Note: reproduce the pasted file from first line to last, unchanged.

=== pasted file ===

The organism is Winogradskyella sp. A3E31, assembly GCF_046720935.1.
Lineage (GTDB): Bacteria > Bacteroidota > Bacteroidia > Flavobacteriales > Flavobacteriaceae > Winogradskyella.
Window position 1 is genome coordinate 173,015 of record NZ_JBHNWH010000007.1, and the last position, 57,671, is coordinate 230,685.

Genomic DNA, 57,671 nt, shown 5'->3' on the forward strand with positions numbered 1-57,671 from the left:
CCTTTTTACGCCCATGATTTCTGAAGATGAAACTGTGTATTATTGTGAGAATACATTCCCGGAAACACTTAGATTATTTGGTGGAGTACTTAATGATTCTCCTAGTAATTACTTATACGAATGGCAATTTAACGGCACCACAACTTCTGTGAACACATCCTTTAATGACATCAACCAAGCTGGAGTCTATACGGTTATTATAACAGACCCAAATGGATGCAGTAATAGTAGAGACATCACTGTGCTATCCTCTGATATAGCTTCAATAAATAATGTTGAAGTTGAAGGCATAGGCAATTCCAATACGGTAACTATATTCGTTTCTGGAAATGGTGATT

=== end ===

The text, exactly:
The organism is Winogradskyella sp. A3E31, assembly GCF_046720935.1.
Lineage (GTDB): Bacteria > Bacteroidota > Bacteroidia > Flavobacteriales > Flavobacteriaceae > Winogradskyella.
Window position 1 is genome coordinate 173,015 of record NZ_JBHNWH010000007.1, and the last position, 57,671, is coordinate 230,685.

Genomic DNA, 57,671 nt, shown 5'->3' on the forward strand with positions numbered 1-57,671 from the left:
CCTTTTTACGCCCATGATTTCTGAAGATGAAACTGTGTATTATTGTGAGAATACATTCCCGGAAACACTTAGATTATTTGGTGGAGTACTTAATGATTCTCCTAGTAATTACTTATACGAATGGCAATTTAACGGCACCACAACTTCTGTGAACACATCCTTTAATGACATCAACCAAGCTGGAGTCTATACGGTTATTATAACAGACCCAAATGGATGCAGTAATAGTAGAGACATCACTGTGCTATCCTCTGATATAGCTTCAATAAATAATGTTGAAGTTGAAGGCATAGGCAATTCCAATACGGTAACTATATTCGTTTCTGGAAATGGTGATT